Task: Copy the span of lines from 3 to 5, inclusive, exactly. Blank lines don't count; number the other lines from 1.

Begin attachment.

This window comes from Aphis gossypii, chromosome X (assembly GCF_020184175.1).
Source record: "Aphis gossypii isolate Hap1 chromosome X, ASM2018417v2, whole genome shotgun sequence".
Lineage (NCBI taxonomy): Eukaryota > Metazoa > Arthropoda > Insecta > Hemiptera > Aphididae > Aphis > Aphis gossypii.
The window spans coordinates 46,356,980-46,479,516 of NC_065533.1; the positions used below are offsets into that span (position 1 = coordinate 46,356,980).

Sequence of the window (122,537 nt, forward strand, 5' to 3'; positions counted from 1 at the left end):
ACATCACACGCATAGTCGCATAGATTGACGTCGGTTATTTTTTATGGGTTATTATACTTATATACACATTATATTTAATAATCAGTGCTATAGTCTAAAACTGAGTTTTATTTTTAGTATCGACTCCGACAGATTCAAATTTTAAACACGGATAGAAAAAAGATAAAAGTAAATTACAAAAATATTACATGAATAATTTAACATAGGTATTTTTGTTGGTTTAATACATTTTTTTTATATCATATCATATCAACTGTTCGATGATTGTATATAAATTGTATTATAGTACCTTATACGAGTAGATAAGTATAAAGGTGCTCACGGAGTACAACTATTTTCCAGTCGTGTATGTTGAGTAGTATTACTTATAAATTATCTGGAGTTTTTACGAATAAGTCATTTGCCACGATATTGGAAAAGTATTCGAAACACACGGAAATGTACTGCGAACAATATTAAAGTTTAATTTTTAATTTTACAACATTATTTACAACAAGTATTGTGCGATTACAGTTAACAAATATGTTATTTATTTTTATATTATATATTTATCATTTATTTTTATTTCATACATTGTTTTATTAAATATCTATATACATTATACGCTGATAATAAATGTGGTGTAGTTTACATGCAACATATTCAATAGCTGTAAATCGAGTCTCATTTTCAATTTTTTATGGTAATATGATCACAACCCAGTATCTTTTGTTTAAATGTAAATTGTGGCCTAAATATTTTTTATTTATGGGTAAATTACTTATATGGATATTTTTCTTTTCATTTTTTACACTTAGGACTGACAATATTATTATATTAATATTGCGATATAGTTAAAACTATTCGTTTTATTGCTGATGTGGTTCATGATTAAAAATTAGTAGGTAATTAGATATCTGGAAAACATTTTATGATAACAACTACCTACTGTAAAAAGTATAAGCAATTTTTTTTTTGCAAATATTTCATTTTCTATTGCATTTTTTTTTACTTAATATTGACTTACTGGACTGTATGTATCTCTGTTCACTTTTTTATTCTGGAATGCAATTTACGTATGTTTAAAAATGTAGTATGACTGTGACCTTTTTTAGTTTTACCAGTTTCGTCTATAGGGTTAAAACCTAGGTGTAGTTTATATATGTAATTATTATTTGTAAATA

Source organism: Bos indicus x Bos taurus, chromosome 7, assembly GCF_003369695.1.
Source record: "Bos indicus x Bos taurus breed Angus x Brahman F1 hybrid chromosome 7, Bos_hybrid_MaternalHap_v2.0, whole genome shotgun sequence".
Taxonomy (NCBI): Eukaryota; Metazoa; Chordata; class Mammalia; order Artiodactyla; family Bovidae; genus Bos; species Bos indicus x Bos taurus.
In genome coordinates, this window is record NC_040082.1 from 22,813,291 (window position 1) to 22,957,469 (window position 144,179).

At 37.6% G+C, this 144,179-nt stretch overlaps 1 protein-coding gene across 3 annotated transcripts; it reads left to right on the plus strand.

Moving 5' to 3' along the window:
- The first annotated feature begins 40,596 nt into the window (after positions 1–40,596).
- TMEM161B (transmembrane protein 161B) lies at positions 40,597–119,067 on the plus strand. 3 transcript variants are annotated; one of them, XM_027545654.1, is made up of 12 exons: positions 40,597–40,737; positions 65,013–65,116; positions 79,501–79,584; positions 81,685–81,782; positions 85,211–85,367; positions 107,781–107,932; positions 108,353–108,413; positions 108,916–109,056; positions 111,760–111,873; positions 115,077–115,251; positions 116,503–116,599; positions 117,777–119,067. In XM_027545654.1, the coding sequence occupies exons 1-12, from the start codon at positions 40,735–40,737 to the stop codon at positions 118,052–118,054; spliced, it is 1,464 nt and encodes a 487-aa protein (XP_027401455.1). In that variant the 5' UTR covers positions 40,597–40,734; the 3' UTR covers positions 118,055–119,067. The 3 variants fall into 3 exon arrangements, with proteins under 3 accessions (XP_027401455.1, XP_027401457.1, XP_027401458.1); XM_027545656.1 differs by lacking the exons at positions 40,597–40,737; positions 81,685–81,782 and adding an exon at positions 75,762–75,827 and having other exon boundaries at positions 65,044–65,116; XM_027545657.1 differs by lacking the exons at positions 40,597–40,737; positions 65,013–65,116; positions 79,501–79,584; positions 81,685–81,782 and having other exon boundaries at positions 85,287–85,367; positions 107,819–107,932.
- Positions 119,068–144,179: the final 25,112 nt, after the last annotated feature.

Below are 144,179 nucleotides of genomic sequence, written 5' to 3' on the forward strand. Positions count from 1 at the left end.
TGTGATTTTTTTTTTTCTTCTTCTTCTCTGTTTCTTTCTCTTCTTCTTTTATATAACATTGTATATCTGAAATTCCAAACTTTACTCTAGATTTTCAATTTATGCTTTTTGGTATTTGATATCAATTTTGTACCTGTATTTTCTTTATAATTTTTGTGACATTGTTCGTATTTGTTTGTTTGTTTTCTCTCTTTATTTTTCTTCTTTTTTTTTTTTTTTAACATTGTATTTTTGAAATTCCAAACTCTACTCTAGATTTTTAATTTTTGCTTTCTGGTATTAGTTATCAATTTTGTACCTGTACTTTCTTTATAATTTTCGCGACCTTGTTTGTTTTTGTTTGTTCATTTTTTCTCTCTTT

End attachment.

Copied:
Lineage (NCBI taxonomy): Eukaryota > Metazoa > Arthropoda > Insecta > Hemiptera > Aphididae > Aphis > Aphis gossypii.
The window spans coordinates 46,356,980-46,479,516 of NC_065533.1; the positions used below are offsets into that span (position 1 = coordinate 46,356,980).

Sequence of the window (122,537 nt, forward strand, 5' to 3'; positions counted from 1 at the left end):